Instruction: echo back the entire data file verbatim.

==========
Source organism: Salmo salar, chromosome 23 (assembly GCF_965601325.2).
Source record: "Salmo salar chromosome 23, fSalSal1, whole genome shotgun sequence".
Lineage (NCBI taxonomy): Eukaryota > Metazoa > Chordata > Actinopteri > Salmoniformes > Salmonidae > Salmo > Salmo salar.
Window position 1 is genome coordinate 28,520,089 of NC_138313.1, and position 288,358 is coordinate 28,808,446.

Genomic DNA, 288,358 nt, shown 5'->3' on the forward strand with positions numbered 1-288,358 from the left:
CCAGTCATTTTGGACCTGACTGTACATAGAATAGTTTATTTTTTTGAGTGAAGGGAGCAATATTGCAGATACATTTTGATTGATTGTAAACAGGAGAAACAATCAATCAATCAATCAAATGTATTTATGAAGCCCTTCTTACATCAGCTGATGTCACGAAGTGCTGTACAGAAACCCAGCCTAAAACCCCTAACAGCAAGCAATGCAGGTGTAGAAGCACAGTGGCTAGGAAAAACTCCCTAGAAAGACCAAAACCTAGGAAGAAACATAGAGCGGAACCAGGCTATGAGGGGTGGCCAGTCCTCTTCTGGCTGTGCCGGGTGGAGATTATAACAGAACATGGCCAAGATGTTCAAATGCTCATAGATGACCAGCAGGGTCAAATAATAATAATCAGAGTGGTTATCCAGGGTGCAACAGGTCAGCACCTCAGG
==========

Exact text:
Source organism: Salmo salar, chromosome 23 (assembly GCF_965601325.2).
Source record: "Salmo salar chromosome 23, fSalSal1, whole genome shotgun sequence".
Lineage (NCBI taxonomy): Eukaryota > Metazoa > Chordata > Actinopteri > Salmoniformes > Salmonidae > Salmo > Salmo salar.
Window position 1 is genome coordinate 28,520,089 of NC_138313.1, and position 288,358 is coordinate 28,808,446.

Genomic DNA, 288,358 nt, shown 5'->3' on the forward strand with positions numbered 1-288,358 from the left:
CCAGTCATTTTGGACCTGACTGTACATAGAATAGTTTATTTTTTTGAGTGAAGGGAGCAATATTGCAGATACATTTTGATTGATTGTAAACAGGAGAAACAATCAATCAATCAATCAAATGTATTTATGAAGCCCTTCTTACATCAGCTGATGTCACGAAGTGCTGTACAGAAACCCAGCCTAAAACCCCTAACAGCAAGCAATGCAGGTGTAGAAGCACAGTGGCTAGGAAAAACTCCCTAGAAAGACCAAAACCTAGGAAGAAACATAGAGCGGAACCAGGCTATGAGGGGTGGCCAGTCCTCTTCTGGCTGTGCCGGGTGGAGATTATAACAGAACATGGCCAAGATGTTCAAATGCTCATAGATGACCAGCAGGGTCAAATAATAATAATCAGAGTGGTTATCCAGGGTGCAACAGGTCAGCACCTCAGG